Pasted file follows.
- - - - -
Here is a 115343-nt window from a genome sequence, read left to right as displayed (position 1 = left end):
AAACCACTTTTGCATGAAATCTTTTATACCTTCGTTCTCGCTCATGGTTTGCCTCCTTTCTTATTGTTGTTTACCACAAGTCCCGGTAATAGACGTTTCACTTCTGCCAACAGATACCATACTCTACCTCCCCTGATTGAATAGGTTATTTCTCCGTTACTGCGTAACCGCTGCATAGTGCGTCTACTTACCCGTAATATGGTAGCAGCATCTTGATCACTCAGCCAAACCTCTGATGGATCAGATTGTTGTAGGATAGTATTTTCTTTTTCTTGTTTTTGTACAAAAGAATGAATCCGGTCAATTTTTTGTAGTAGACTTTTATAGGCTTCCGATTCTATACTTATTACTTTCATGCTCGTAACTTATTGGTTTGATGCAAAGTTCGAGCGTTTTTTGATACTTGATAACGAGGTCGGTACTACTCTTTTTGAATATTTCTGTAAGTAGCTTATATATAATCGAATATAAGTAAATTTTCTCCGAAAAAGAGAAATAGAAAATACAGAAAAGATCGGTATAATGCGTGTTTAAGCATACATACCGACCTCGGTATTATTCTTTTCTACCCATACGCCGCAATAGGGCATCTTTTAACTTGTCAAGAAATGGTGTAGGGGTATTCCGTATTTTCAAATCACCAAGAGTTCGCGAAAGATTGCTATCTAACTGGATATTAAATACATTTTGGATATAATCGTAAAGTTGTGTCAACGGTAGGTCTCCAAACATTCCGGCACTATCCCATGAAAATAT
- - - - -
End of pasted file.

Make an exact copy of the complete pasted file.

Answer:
Here is a 115343-nt window from a genome sequence, read left to right as displayed (position 1 = left end):
AAACCACTTTTGCATGAAATCTTTTATACCTTCGTTCTCGCTCATGGTTTGCCTCCTTTCTTATTGTTGTTTACCACAAGTCCCGGTAATAGACGTTTCACTTCTGCCAACAGATACCATACTCTACCTCCCCTGATTGAATAGGTTATTTCTCCGTTACTGCGTAACCGCTGCATAGTGCGTCTACTTACCCGTAATATGGTAGCAGCATCTTGATCACTCAGCCAAACCTCTGATGGATCAGATTGTTGTAGGATAGTATTTTCTTTTTCTTGTTTTTGTACAAAAGAATGAATCCGGTCAATTTTTTGTAGTAGACTTTTATAGGCTTCCGATTCTATACTTATTACTTTCATGCTCGTAACTTATTGGTTTGATGCAAAGTTCGAGCGTTTTTTGATACTTGATAACGAGGTCGGTACTACTCTTTTTGAATATTTCTGTAAGTAGCTTATATATAATCGAATATAAGTAAATTTTCTCCGAAAAAGAGAAATAGAAAATACAGAAAAGATCGGTATAATGCGTGTTTAAGCATACATACCGACCTCGGTATTATTCTTTTCTACCCATACGCCGCAATAGGGCATCTTTTAACTTGTCAAGAAATGGTGTAGGGGTATTCCGTATTTTCAAATCACCAAGAGTTCGCGAAAGATTGCTATCTAACTGGATATTAAATACATTTTGGATATAATCGTAAAGTTGTGTCAACGGTAGGTCTCCAAACATTCCGGCACTATCCCATGAAAATAT